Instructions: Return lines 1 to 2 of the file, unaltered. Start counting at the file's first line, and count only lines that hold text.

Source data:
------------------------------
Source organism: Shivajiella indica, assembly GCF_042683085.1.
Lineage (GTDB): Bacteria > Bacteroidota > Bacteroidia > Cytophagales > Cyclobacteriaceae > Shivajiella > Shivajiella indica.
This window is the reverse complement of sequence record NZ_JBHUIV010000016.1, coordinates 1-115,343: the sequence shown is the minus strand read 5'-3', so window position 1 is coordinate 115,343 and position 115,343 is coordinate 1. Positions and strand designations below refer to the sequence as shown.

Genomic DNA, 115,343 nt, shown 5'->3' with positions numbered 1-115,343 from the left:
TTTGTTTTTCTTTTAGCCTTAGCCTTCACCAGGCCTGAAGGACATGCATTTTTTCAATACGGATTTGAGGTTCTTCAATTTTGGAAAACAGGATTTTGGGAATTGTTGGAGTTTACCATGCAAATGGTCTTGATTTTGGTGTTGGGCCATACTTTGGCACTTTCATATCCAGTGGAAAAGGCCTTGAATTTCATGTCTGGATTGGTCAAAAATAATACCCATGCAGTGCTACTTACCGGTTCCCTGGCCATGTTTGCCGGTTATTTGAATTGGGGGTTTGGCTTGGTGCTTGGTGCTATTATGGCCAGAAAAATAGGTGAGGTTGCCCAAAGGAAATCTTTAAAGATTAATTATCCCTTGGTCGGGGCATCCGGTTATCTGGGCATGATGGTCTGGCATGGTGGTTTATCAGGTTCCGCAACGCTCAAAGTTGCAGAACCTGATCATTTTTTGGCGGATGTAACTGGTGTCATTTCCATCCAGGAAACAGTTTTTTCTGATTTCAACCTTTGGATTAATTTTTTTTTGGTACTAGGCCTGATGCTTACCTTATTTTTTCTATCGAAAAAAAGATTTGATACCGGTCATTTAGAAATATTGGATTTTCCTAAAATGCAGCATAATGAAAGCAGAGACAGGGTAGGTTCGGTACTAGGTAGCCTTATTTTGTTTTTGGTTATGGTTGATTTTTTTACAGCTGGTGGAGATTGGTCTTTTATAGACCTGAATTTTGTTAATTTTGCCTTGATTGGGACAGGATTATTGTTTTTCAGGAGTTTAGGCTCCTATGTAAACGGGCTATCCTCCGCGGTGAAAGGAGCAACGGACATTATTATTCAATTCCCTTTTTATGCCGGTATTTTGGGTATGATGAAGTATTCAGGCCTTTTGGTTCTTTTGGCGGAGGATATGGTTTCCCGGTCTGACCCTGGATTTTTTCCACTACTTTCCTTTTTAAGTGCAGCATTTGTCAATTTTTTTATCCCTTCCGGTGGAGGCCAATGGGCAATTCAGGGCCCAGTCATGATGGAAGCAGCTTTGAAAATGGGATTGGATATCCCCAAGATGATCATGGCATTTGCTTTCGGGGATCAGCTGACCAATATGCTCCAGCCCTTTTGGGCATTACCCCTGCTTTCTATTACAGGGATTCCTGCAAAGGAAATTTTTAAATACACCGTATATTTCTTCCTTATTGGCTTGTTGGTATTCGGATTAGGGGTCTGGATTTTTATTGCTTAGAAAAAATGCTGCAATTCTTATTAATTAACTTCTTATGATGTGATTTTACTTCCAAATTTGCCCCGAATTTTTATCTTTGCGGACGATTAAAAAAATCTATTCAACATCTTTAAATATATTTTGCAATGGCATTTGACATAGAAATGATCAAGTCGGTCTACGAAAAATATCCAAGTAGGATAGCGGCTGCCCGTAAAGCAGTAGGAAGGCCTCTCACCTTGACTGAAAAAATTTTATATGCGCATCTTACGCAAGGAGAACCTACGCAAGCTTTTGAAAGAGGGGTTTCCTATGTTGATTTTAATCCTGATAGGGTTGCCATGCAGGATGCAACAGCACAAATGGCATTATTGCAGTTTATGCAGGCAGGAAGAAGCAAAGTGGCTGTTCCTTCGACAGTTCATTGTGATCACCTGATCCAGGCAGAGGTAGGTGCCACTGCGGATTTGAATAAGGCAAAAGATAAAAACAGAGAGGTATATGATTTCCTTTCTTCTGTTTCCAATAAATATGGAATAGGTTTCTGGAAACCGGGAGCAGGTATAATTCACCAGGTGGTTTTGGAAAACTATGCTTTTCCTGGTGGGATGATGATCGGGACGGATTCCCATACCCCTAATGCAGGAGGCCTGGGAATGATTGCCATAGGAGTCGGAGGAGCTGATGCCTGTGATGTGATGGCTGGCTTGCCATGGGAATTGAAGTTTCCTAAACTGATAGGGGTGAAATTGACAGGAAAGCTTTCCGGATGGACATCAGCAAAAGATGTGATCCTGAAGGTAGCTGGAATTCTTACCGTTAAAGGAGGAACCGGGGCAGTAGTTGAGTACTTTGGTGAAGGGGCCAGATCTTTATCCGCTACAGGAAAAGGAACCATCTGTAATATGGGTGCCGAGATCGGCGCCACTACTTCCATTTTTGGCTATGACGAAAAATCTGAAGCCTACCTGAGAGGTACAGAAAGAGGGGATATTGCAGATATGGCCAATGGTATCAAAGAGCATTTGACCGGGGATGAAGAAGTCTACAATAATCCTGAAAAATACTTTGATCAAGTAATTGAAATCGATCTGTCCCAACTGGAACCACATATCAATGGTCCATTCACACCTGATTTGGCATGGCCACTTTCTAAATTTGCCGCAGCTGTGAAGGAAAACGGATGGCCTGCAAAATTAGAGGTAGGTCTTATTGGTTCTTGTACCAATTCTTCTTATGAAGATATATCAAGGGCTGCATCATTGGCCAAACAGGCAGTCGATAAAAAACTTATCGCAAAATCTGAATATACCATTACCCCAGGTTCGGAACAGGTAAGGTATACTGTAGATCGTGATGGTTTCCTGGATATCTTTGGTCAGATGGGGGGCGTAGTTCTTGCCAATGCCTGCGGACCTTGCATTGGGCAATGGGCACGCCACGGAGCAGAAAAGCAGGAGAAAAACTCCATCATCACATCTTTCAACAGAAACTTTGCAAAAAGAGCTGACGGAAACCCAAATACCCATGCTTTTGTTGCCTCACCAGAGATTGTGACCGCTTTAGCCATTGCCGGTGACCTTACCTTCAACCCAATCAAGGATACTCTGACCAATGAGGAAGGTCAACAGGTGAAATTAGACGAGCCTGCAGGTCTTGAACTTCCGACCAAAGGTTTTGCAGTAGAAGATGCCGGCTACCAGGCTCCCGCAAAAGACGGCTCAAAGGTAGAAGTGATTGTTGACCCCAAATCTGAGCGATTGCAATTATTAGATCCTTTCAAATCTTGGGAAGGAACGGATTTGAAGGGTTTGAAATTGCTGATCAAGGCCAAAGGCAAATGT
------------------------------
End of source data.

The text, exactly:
Source organism: Shivajiella indica, assembly GCF_042683085.1.
Lineage (GTDB): Bacteria > Bacteroidota > Bacteroidia > Cytophagales > Cyclobacteriaceae > Shivajiella > Shivajiella indica.